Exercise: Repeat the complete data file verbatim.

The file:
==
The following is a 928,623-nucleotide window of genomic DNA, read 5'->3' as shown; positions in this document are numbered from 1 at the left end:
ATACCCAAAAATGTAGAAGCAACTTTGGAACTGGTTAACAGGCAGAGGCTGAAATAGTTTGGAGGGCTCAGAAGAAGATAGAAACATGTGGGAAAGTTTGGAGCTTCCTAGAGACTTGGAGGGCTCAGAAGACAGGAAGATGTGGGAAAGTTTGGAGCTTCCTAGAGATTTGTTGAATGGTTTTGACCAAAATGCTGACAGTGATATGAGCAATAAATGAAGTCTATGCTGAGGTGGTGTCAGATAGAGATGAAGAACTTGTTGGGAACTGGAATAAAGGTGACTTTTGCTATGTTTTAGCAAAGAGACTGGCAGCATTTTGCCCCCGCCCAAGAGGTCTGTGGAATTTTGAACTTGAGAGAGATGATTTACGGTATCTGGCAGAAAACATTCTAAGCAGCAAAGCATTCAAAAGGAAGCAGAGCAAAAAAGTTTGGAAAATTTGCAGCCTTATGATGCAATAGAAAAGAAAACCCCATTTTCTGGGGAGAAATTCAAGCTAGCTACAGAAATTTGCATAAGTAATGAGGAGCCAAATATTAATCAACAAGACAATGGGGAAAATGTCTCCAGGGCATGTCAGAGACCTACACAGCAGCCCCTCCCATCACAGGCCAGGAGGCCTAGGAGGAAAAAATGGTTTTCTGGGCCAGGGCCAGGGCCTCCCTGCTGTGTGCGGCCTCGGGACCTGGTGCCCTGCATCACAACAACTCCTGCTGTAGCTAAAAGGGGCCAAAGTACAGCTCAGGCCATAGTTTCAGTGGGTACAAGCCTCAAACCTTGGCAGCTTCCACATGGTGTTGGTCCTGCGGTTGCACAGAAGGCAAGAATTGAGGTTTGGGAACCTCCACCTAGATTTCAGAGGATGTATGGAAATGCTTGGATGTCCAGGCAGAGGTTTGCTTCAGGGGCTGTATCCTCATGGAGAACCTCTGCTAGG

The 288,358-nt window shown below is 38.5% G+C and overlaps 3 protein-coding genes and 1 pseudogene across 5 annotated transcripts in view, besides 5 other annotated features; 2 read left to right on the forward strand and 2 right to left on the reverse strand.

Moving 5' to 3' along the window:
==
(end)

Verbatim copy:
The following is a 928,623-nucleotide window of genomic DNA, read 5'->3' as shown; positions in this document are numbered from 1 at the left end:
ATACCCAAAAATGTAGAAGCAACTTTGGAACTGGTTAACAGGCAGAGGCTGAAATAGTTTGGAGGGCTCAGAAGAAGATAGAAACATGTGGGAAAGTTTGGAGCTTCCTAGAGACTTGGAGGGCTCAGAAGACAGGAAGATGTGGGAAAGTTTGGAGCTTCCTAGAGATTTGTTGAATGGTTTTGACCAAAATGCTGACAGTGATATGAGCAATAAATGAAGTCTATGCTGAGGTGGTGTCAGATAGAGATGAAGAACTTGTTGGGAACTGGAATAAAGGTGACTTTTGCTATGTTTTAGCAAAGAGACTGGCAGCATTTTGCCCCCGCCCAAGAGGTCTGTGGAATTTTGAACTTGAGAGAGATGATTTACGGTATCTGGCAGAAAACATTCTAAGCAGCAAAGCATTCAAAAGGAAGCAGAGCAAAAAAGTTTGGAAAATTTGCAGCCTTATGATGCAATAGAAAAGAAAACCCCATTTTCTGGGGAGAAATTCAAGCTAGCTACAGAAATTTGCATAAGTAATGAGGAGCCAAATATTAATCAACAAGACAATGGGGAAAATGTCTCCAGGGCATGTCAGAGACCTACACAGCAGCCCCTCCCATCACAGGCCAGGAGGCCTAGGAGGAAAAAATGGTTTTCTGGGCCAGGGCCAGGGCCTCCCTGCTGTGTGCGGCCTCGGGACCTGGTGCCCTGCATCACAACAACTCCTGCTGTAGCTAAAAGGGGCCAAAGTACAGCTCAGGCCATAGTTTCAGTGGGTACAAGCCTCAAACCTTGGCAGCTTCCACATGGTGTTGGTCCTGCGGTTGCACAGAAGGCAAGAATTGAGGTTTGGGAACCTCCACCTAGATTTCAGAGGATGTATGGAAATGCTTGGATGTCCAGGCAGAGGTTTGCTTCAGGGGCTGTATCCTCATGGAGAACCTCTGCTAGG

The 288,358-nt window shown below is 38.5% G+C and overlaps 3 protein-coding genes and 1 pseudogene across 5 annotated transcripts in view, besides 5 other annotated features; 2 read left to right on the forward strand and 2 right to left on the reverse strand.

Moving 5' to 3' along the window: